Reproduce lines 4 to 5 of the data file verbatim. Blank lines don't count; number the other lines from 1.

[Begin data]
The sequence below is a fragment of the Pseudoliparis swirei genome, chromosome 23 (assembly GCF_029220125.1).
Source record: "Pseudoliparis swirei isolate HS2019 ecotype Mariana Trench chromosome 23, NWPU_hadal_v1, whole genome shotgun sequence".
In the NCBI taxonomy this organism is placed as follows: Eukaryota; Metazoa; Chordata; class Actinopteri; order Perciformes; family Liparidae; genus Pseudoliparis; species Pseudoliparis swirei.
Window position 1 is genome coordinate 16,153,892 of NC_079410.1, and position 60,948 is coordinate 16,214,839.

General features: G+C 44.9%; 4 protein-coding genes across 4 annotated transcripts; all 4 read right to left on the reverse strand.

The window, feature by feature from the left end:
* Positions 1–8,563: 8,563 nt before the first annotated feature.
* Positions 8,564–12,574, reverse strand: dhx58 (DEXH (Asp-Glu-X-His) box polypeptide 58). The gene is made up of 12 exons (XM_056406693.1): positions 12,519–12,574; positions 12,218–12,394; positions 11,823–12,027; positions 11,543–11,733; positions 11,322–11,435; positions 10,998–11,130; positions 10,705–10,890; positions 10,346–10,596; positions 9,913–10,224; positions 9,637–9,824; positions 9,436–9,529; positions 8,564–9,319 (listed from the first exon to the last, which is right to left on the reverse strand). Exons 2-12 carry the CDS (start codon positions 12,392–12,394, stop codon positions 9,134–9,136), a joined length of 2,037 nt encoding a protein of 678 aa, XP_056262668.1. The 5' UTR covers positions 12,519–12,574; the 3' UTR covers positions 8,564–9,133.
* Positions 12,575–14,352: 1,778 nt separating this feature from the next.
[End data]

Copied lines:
Window position 1 is genome coordinate 16,153,892 of NC_079410.1, and position 60,948 is coordinate 16,214,839.

General features: G+C 44.9%; 4 protein-coding genes across 4 annotated transcripts; all 4 read right to left on the reverse strand.